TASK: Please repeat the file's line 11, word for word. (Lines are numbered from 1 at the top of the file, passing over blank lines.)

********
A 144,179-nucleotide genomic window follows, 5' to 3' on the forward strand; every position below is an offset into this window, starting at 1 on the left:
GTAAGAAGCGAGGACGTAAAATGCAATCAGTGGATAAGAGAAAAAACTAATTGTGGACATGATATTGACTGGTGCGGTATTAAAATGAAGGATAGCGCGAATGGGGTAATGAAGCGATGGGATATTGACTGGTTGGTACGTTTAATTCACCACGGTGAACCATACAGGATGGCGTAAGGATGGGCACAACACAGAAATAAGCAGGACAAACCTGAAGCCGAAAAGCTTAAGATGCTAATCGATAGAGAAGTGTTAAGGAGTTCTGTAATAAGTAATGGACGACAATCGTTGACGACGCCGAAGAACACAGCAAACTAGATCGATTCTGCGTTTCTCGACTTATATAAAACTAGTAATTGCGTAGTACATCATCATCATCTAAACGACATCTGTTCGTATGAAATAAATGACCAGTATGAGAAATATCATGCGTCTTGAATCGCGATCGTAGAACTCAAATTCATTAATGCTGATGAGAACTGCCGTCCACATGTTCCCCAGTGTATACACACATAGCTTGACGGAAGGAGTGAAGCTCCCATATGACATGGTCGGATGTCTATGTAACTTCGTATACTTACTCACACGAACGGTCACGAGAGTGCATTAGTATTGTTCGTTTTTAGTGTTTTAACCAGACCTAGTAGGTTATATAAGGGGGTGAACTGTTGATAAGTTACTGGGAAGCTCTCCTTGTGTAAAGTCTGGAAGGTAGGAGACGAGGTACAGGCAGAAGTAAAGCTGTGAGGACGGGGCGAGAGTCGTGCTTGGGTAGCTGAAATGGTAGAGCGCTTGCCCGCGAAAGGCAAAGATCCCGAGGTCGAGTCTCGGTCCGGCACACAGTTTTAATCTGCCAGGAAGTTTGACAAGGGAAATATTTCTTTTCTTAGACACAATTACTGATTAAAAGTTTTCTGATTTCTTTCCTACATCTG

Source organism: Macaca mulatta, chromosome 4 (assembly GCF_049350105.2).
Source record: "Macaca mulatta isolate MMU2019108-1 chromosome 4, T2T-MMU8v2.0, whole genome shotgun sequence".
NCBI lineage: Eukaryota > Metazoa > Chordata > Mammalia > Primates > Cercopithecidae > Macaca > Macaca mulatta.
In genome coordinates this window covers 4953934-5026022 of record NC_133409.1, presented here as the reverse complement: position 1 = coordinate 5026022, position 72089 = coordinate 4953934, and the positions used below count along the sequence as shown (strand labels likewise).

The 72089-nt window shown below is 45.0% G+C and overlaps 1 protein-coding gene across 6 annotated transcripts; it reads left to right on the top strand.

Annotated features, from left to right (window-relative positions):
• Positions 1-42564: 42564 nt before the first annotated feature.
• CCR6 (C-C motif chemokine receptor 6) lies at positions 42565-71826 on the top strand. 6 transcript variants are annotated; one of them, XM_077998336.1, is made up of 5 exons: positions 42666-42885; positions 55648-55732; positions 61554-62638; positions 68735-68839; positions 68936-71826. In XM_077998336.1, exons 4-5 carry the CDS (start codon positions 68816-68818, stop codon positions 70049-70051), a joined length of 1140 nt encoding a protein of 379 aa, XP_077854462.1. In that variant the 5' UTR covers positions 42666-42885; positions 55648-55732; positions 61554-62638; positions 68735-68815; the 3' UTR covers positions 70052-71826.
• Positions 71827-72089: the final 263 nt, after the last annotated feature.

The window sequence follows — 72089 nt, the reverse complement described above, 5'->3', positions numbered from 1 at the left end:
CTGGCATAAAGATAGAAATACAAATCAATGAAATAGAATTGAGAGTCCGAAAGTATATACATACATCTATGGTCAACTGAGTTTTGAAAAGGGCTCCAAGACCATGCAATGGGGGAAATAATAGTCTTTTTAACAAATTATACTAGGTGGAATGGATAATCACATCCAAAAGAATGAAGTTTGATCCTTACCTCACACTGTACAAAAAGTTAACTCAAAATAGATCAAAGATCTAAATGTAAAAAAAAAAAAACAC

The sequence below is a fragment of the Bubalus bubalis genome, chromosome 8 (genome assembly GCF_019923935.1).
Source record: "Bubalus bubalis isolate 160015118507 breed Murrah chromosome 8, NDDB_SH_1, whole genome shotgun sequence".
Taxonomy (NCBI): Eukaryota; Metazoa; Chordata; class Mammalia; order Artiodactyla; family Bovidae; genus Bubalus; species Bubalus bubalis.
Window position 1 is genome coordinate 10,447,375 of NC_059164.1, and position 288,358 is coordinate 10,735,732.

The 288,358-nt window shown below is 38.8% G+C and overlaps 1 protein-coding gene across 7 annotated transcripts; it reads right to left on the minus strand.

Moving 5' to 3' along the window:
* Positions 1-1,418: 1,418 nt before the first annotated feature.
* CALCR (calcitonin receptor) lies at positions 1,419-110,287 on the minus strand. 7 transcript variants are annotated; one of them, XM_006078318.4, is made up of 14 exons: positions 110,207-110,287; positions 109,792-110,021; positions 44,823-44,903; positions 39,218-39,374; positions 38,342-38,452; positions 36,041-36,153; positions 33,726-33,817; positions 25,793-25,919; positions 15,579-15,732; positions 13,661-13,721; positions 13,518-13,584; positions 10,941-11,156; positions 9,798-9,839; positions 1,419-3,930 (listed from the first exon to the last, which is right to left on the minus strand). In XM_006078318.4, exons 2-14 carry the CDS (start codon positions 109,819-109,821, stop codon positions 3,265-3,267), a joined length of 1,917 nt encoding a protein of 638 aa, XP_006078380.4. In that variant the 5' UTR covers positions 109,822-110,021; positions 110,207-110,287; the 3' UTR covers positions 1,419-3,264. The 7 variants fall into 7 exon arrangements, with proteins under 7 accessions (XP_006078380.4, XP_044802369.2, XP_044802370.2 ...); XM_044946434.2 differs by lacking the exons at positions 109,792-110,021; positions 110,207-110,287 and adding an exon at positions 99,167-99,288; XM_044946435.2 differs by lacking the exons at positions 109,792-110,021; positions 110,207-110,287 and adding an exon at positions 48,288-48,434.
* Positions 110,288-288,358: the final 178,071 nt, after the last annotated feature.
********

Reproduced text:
• Positions 71827-72089: the final 263 nt, after the last annotated feature.